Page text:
Thursday, February 08, 2007

Wall Street Journal Article Highlights Financial Conflicts of Interest of Chair of Federal Smoking Cessation Guidelines Panel

Two weeks after I revealed the extensive pharmaceutical company financial conflicts of interest among the chair and other scientists on panels that promulgated federal recommendations on treatment for smoking cessation and national smoking cessation policy (post 1; post 2), the Wall Street Journal today features an article that exposes and discusses these conflicts.

In an article entitled "Nicotine Fix: Behind Antismoking Policy, Influence of Drug Industry; Government Guidelines Don't Push Cold Turkey; Advisers' Company Ties," Kevin Helliker reveals the extensive pharmaceutical company financial conflicts of interest of Dr. Michael Fiore, chair of the national panel that developed guidelines for smoking cessation treatment as well as the panel that produced a national smoking cessation action plan that played a key role in the government's proposed remedies in the DOJ tobacco case.

According to the article, Dr. Fiore "holds a chair at Wisconsin that is funded by GlaxoSmithKline. He directs a tobacco research center that received nearly $1 million in funding from makers of quit-smoking medicine in 2004 and $400,000 in 2005. Between 1999 and 2004, Dr. Fiore personally pocketed $10,000 to $40,000 a year from the quitting-aid industry for honorariums and consulting work. He says he stopped such work in 2005."

Apparently, Dr. Fiore denied to Helliker that he has a conflict of interest. Helliker wrote: "Michael Fiore is in charge of revising federal guidelines on how to get smokers to quit. He also runs an academic research center funded in part by drug companies that make quit-smoking aids, and he personally has received tens of thousands of dollars in speaking and consulting fees from those companies. Conflict of interest? No, says Dr. Fiore, who has consistently declared that doctors ought to use stop-smoking medicine. He says his opinion -- reflected in current federal guidelines -- is based on scientific evidence from hundreds of studies."

The article reveals that the panels chaired by Fiore failed to give appropriate weight to the use of the cold turkey method of cessation, which population studies confirm to be the most effective, and instead, focused almost exclusively on the use of pharmaceutical aids.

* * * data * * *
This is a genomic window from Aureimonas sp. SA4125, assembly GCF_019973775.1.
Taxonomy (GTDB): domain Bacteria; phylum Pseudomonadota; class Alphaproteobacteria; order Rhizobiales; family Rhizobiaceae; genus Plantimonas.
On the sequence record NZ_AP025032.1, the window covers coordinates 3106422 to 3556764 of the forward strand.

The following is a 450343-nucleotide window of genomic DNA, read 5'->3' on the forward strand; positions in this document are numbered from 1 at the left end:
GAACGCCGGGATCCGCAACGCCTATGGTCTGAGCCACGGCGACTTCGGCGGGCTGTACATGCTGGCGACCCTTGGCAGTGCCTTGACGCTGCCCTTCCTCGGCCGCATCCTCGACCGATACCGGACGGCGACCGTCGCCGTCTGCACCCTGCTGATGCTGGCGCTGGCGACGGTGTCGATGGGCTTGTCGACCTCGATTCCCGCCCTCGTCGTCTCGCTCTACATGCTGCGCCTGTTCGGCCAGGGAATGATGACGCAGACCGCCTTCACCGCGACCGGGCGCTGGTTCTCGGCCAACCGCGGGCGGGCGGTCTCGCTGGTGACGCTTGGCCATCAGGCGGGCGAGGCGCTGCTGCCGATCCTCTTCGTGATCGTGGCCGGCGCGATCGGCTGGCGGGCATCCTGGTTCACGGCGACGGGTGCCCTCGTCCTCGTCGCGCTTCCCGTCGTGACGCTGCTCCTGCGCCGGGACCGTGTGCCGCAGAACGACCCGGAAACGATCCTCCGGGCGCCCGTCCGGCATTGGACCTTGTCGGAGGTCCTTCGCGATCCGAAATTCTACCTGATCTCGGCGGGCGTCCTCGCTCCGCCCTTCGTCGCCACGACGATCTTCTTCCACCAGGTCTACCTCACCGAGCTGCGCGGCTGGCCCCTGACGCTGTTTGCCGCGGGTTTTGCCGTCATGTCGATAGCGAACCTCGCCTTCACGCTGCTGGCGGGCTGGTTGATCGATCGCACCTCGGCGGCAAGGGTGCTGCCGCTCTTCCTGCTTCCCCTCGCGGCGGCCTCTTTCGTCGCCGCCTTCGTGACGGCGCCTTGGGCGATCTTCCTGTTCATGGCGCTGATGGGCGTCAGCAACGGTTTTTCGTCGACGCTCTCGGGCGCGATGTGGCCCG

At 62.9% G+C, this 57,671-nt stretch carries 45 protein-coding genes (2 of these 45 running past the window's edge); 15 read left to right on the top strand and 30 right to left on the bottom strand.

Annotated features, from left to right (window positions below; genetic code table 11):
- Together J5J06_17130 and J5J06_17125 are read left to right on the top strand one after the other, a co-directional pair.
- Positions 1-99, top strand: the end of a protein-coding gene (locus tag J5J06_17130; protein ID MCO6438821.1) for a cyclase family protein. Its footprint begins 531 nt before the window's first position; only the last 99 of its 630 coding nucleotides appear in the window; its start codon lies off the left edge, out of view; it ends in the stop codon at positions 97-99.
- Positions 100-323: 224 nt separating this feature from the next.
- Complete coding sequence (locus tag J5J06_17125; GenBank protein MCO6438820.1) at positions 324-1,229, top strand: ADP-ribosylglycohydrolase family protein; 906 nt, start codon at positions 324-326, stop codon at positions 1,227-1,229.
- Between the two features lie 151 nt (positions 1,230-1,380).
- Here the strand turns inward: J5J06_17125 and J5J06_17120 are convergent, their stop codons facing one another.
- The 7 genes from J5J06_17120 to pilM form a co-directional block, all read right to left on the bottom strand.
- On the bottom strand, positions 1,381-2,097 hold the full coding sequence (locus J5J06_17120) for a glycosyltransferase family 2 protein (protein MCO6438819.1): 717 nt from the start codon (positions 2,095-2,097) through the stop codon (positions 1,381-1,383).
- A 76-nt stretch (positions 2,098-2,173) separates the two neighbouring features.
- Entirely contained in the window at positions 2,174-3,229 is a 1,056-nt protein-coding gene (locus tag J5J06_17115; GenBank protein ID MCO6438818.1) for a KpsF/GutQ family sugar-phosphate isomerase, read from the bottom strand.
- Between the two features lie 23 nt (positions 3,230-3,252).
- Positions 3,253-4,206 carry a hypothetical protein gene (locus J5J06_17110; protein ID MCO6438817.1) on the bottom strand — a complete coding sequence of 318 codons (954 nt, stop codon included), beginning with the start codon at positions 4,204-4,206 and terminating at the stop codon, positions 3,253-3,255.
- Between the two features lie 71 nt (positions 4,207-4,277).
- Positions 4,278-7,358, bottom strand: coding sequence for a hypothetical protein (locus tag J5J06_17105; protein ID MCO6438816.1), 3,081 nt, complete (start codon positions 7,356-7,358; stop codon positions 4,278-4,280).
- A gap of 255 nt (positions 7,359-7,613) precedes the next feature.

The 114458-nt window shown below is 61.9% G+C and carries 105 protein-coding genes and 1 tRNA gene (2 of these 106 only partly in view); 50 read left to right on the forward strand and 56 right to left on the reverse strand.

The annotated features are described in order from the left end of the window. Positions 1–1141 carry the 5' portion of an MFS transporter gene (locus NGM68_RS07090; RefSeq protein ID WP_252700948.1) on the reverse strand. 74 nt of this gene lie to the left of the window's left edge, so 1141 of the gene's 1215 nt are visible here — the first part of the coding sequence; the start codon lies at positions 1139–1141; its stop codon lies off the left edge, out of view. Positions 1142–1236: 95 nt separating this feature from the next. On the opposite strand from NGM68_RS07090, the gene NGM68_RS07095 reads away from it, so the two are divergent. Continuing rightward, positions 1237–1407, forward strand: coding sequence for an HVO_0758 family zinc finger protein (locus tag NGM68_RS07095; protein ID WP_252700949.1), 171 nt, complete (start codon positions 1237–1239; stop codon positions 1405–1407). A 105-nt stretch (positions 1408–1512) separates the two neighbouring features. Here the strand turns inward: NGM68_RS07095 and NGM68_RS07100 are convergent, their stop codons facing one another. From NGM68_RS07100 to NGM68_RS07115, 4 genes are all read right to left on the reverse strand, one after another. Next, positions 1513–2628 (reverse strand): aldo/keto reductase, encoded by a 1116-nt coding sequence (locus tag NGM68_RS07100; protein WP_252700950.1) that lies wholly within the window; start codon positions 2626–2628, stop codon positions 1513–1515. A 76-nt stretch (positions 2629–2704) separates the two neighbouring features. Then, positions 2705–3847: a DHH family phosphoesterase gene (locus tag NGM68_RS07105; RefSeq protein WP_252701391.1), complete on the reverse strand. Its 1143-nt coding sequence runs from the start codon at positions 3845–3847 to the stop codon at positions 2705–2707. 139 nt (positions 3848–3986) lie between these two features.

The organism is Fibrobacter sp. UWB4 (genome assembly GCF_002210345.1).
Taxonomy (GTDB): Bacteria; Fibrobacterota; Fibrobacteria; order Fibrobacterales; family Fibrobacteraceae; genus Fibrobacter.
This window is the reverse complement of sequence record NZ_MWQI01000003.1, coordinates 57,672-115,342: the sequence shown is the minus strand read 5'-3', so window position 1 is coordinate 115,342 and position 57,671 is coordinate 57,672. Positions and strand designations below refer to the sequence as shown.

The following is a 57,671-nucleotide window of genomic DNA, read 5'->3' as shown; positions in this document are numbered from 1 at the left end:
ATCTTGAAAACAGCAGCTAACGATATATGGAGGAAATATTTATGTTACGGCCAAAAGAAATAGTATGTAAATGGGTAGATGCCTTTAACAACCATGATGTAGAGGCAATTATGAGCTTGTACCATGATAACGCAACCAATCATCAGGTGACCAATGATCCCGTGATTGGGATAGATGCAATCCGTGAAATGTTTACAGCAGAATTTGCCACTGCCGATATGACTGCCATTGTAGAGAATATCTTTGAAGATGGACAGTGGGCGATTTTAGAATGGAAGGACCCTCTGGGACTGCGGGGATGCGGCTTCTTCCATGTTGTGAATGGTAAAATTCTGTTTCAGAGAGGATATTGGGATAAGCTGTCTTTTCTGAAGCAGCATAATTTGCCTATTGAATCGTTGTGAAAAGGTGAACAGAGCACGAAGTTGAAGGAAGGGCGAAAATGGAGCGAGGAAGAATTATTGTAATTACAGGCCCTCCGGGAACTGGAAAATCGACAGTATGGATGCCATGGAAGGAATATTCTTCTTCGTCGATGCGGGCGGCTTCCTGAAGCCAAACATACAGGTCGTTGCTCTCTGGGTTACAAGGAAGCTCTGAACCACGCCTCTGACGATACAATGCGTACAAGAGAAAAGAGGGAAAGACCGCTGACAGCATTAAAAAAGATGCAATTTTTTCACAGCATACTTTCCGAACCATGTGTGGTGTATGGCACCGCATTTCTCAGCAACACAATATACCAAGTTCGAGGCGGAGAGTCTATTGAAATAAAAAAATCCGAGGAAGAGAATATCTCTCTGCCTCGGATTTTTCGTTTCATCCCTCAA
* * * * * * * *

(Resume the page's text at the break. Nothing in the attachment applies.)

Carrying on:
A new panel is currently revising the smoking cessation guidelines, and the chair of that panel is none other than Dr. Fiore (plus, 7 of the panel's members have pharmaceutical company financial conflicts of interest). Despite the conflicts of interest, Fiore apparently denied that the pharmaceutical ties of himself and a number of other panel members represent a source of bias: "Dr. Fiore says his panel will give a fair hearing to all points of view on smoking cessation. He says the process is sufficiently collaborative to prevent bias, his or anyone else's, from creeping into the final product. He notes that many of the studies questioning the effectiveness of stop-smoking medication arose after the publication of the 2000 guidelines. The panel will scrutinize them closely before reaching any conclusions, he says."

Not so, said David Blumenthal, director of the Institute for Health Policy at Massachusetts General Hospital, who criticized the choice of Fiore as panel chair: "'The chairman of the committee should be unquestionably impartial,' says Dr. Blumenthal, who has published extensively on conflicts of interest."

The article also revealed that in at least two cases, Dr. Fiore's conflicts of interest were not disclosed in journal articles he wrote about smoking cessation methods and that Fiore admitted that the lack of disclosure may have been his fault: "In at least two medical-journal articles that Dr. Fiore wrote or co-wrote promoting the use of stop-smoking medicine, no mention was made of his financial ties to the makers of those treatments. Dr. Fiore says the editors of those journals may have ignored his disclosure or he may have failed to provide it."